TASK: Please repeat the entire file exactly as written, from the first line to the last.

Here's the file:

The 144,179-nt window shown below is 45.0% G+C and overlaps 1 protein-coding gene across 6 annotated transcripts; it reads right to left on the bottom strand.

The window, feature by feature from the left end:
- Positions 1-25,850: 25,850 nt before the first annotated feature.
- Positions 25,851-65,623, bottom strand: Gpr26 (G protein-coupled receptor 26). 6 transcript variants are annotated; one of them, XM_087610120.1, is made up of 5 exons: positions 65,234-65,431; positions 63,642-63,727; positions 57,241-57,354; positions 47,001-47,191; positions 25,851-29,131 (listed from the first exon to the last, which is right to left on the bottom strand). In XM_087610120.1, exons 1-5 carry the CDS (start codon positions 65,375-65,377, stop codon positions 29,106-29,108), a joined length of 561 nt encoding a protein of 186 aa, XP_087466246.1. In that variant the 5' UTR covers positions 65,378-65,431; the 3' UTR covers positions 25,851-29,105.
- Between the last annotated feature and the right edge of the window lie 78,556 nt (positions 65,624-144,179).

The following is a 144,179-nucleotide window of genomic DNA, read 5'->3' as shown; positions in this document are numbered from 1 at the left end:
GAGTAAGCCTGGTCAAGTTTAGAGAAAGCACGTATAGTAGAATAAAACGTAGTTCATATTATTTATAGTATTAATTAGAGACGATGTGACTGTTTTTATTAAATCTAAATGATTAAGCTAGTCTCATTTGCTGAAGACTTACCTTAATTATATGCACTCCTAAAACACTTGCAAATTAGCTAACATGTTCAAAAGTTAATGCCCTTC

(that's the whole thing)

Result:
The 144,179-nt window shown below is 45.0% G+C and overlaps 1 protein-coding gene across 6 annotated transcripts; it reads right to left on the bottom strand.

The window, feature by feature from the left end:
- Positions 1-25,850: 25,850 nt before the first annotated feature.
- Positions 25,851-65,623, bottom strand: Gpr26 (G protein-coupled receptor 26). 6 transcript variants are annotated; one of them, XM_087610120.1, is made up of 5 exons: positions 65,234-65,431; positions 63,642-63,727; positions 57,241-57,354; positions 47,001-47,191; positions 25,851-29,131 (listed from the first exon to the last, which is right to left on the bottom strand). In XM_087610120.1, exons 1-5 carry the CDS (start codon positions 65,375-65,377, stop codon positions 29,106-29,108), a joined length of 561 nt encoding a protein of 186 aa, XP_087466246.1. In that variant the 5' UTR covers positions 65,378-65,431; the 3' UTR covers positions 25,851-29,105.
- Between the last annotated feature and the right edge of the window lie 78,556 nt (positions 65,624-144,179).

The following is a 144,179-nucleotide window of genomic DNA, read 5'->3' as shown; positions in this document are numbered from 1 at the left end:
GAGTAAGCCTGGTCAAGTTTAGAGAAAGCACGTATAGTAGAATAAAACGTAGTTCATATTATTTATAGTATTAATTAGAGACGATGTGACTGTTTTTATTAAATCTAAATGATTAAGCTAGTCTCATTTGCTGAAGACTTACCTTAATTATATGCACTCCTAAAACACTTGCAAATTAGCTAACATGTTCAAAAGTTAATGCCCTTC